5G signals operate in the same frequencies (the C-band) as the radar equipment on some jets.

Author: Angela Antetomaso

The next generation of wireless mobile technology was rolled out in the US last month—not without some difficulty, though. The US Federal Aviation Administration, along with most major US airlines, warned of potential for serious disruption to flight operations due to 5G technology interfering with cockpit radio devices. Hundreds of flights to, from and within the US were canceled in January, and more appear to be at risk.

“5G interference could be potentially dangerous during low-visibility landings, giving false indication to the pilots and possibly affecting aircraft performance,” a US commercial airline pilot explained to Global Finance. He asked to remain anonymous, as he is not authorized to speak for the airline.

5G signals operate in the same frequencies (the C-band) as the radar equipment on some jets. A possible interaction with the radio altimeter—a device that determines the distance of an aircraft from the ground—could compromise a pilot’s ability to land safely, especially in bad weather. Authorities are delaying 5G rollout and restricting potentially affected flight paths, as they seek to assess and address the problem. “They are doing more tests,” adds the pilot. “It may affect delays or cancellations, but it’s not necessarily a risk to lives.”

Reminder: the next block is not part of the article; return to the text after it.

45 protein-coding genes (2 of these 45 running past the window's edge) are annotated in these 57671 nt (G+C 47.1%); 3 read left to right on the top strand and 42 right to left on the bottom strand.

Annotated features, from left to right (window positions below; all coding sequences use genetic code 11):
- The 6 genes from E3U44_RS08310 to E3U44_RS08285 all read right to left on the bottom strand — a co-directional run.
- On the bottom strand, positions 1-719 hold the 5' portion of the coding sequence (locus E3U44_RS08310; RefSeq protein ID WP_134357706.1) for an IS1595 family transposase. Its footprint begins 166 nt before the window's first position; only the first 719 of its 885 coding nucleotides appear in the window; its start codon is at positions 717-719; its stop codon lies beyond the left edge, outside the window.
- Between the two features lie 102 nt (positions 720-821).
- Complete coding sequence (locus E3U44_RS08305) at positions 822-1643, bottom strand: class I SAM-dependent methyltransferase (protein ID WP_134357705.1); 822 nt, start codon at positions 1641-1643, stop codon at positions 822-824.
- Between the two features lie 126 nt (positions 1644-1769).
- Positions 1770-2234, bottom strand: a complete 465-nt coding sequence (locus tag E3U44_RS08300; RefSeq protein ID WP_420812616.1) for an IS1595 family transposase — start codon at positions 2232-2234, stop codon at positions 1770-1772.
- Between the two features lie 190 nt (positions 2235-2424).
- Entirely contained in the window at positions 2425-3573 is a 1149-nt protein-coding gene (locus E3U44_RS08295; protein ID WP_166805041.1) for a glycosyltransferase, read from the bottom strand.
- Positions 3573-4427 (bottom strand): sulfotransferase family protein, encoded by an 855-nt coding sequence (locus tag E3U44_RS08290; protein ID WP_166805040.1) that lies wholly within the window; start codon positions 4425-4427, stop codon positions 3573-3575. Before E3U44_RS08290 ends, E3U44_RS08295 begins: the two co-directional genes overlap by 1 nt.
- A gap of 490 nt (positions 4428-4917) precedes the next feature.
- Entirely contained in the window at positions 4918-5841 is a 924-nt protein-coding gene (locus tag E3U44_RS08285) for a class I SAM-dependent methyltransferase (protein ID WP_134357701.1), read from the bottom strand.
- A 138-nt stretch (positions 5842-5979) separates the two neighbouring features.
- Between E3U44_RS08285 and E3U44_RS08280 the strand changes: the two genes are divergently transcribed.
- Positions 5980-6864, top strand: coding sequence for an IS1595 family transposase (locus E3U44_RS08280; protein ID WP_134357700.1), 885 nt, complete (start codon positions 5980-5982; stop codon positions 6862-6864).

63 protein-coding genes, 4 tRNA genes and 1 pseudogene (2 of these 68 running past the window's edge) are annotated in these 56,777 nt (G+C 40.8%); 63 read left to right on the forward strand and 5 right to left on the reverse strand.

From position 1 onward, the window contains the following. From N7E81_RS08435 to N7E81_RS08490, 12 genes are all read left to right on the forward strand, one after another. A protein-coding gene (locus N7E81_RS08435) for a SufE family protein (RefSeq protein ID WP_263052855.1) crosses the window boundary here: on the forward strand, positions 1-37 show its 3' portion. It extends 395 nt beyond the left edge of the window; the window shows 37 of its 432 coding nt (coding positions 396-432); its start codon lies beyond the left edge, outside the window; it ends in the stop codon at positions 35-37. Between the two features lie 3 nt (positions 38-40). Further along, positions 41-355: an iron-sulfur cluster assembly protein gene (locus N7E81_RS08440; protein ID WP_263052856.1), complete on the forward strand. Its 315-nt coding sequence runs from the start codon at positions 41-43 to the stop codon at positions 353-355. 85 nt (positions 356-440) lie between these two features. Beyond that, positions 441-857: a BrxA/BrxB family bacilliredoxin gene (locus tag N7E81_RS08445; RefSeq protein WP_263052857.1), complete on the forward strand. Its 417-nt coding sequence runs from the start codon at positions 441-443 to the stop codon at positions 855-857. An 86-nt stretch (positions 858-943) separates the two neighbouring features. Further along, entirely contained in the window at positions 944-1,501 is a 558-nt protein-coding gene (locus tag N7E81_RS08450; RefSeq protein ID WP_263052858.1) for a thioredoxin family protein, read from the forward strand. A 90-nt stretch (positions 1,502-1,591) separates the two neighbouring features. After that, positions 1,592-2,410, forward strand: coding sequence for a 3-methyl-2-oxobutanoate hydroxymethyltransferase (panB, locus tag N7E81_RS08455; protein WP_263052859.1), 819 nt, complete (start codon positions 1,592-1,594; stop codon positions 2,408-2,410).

Most major US hubs are affected, from New York to Dallas and San Francisco, as well as some aircraft like the Boeing 777 and 787 that are commonly used by carriers worldwide. Japan Airlines, British Airways, Emirates and many other international carriers suspended flights into some US airports, with one CEO calling it “utterly irresponsible” of the US. If not resolved, the issue could impact millions of international passengers as well as freight deliveries, hampering FedEx, UPS and the USPS.

The FAA is working with airlines to develop a new range of 5G-safe altimeters. Meanwhile, many areas within a two-mile radius of airport runways have been shielded to limit potential interference. However, telecom giants AT&T and Verizon, which have spent $80 billion to get hold of most 5G frequencies in the US, delayed the rollout, and may be reluctant to grant further concessions.